Snyder Cut writer disgusted at Joss Whedon's theatrical “vandalism"

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Joining fellow Justice League members in a post Snyder Cut world, screenwriter Chris Terrio has spoken out on Warner Bros' studio interference. After years of silence, the writer has revealed how WB has muddied the DCEU from Day One.

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In an interview with Vanity Fair, Terrio explained that the theatrical cut of his and Snyder's movie was pure “vandalism". The Oscar-winning screenwriter explained that the version fans saw in cinemas was the culmination of years of studio meddling.

Chris Terrio on Snyder Cut righting wrongs

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Terrio explained that the recently released Snyder Cut of Justice League was a way of righting a cinematic wrong. Following the departure of Zack Snyder from the project in 2017, Terrio was pushed away from set.

“I was frankly shocked when I saw the Snyder Cut and saw how much of the original script was shot,” the writer said. “When those personal touches were removed from the film in the 2017 version, I was silent because I couldn’t really say anything, but of course it hurt. All that remained was a dinosaur skeleton of what had been a great, lumbering beast.”

2017’s theatrical version of Justice League was so different from what Terrio and Snyder had envisioned that the writer was thrust into depression. 

“The film was taken away and rewritten. But I didn’t even feel entitled to be depressed, because Zack and Debbie were dealing with their family tragedy. Measured against that, losing the film that you wrote seems like nothing at all. But it did hurt. It hurts to think that I cared so much about these characters and worked on nothing else for a very long time.”

How Warner Bros sabotaged the DCEU

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Terrio's interview doesn't just talk about the release of the long-awaited Snyder Cut. The writer explains that Warner Bros has been constantly meddling with the cinematic universe's journey since the very start.

With Batman v Superman – a title that wasn't decided by the film’s creators – Warner Bros was a constant hassle. Terrio was brought in to punch up a finished script at the behest of Ben Affleck.  When the writer was brought on, the major events were already storyboarded. Essentially, most of the film's nuance was added by Terrio, most of which was cut from the cinematic release.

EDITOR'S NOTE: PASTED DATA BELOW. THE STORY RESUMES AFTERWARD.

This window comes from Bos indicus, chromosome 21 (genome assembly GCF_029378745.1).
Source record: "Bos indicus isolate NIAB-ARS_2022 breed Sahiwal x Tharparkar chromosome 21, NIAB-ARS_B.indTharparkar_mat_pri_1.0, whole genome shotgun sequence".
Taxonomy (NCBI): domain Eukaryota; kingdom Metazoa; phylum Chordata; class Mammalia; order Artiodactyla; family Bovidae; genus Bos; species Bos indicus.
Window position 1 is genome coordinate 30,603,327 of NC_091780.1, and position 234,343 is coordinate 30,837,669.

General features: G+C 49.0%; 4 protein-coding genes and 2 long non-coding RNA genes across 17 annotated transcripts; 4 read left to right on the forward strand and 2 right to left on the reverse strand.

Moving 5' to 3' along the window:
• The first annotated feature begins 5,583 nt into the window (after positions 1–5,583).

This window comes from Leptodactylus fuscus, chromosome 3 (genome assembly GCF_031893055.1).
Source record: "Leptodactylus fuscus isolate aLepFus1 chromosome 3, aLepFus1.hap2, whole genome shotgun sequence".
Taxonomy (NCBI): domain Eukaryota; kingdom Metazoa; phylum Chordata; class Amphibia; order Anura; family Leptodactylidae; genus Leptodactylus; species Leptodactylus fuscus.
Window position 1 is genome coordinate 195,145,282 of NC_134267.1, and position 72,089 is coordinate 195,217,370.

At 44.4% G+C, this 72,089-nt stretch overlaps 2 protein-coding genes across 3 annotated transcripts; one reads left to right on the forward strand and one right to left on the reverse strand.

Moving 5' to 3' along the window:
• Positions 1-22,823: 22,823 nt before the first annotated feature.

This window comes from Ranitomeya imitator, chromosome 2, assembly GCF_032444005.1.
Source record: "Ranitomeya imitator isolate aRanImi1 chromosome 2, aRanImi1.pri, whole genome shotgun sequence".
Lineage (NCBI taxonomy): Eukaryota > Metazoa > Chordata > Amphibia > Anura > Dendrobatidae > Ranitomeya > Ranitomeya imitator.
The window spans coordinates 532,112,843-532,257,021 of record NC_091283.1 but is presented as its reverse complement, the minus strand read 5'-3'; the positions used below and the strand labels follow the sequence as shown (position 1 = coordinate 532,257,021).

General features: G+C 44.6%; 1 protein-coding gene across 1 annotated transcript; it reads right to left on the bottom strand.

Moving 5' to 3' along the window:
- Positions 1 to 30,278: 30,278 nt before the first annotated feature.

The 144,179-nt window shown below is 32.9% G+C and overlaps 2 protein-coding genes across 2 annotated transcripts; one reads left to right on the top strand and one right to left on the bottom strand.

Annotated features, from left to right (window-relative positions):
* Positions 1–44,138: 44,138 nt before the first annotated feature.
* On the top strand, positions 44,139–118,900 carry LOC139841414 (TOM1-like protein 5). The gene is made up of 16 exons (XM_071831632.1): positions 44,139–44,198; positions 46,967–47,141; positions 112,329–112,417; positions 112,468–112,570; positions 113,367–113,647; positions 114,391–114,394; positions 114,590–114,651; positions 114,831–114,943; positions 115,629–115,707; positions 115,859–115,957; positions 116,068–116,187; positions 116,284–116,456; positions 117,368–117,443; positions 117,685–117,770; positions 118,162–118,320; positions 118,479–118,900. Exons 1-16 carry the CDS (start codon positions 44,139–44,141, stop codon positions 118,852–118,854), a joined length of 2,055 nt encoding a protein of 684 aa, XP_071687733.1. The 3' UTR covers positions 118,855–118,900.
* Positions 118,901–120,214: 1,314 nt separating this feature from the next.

“It was already determined and storyboarded that Batman was going to be trying to kill Superman and that Batman was going to have gone down a dark road,” the writer said. “He was branding criminals, and it had certain dark elements that were non-negotiable.”

“I was proud of the script when I completed it, but it turns out that when you remove the 30 minutes that give the characters motivation for the climax, the film just doesn’t work. As we learned from the two versions of Justice League, you can’t skip on the character and think the audience will give a shit about the VFX.”

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Snyder Cut had to do too much

Terrio also expressed upset at Warner Bros’ desire to rush into a full Avengers-level universe. With just two movies in the bag, Warner Bros wanted a full team-up picture to compete with Marvel. While the Snyder Cut does effectively introduces the wider DC universe, the theatrical cut fails.

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"The Wonder Woman script wasn’t even finished when I wrote Justice League. So I had no basis to write Wonder Woman other than Batman/Superman. Themyscira didn’t even exist. I didn’t know if I could do underwater scenes with Aquaman and Atlanteans," explains Terrio.

"Justice League needed to establish three of the characters; it had to create a long game mythology for the DC Universe. It had to resurrect Superman because he was dead at the end of the last movie. I just don’t know how you could do all that in under two hours. Maybe the 2017 release proved that you couldn’t.”

"I think it’s miraculous that Zack shot as much of [my] script as he did, because I know that there was constant pressure to simplify, to change, to do whatever it is that the studio wanted because there were rumblings that they didn’t want this version."

Zack Snyder's Justice League is now available on HBO Max.

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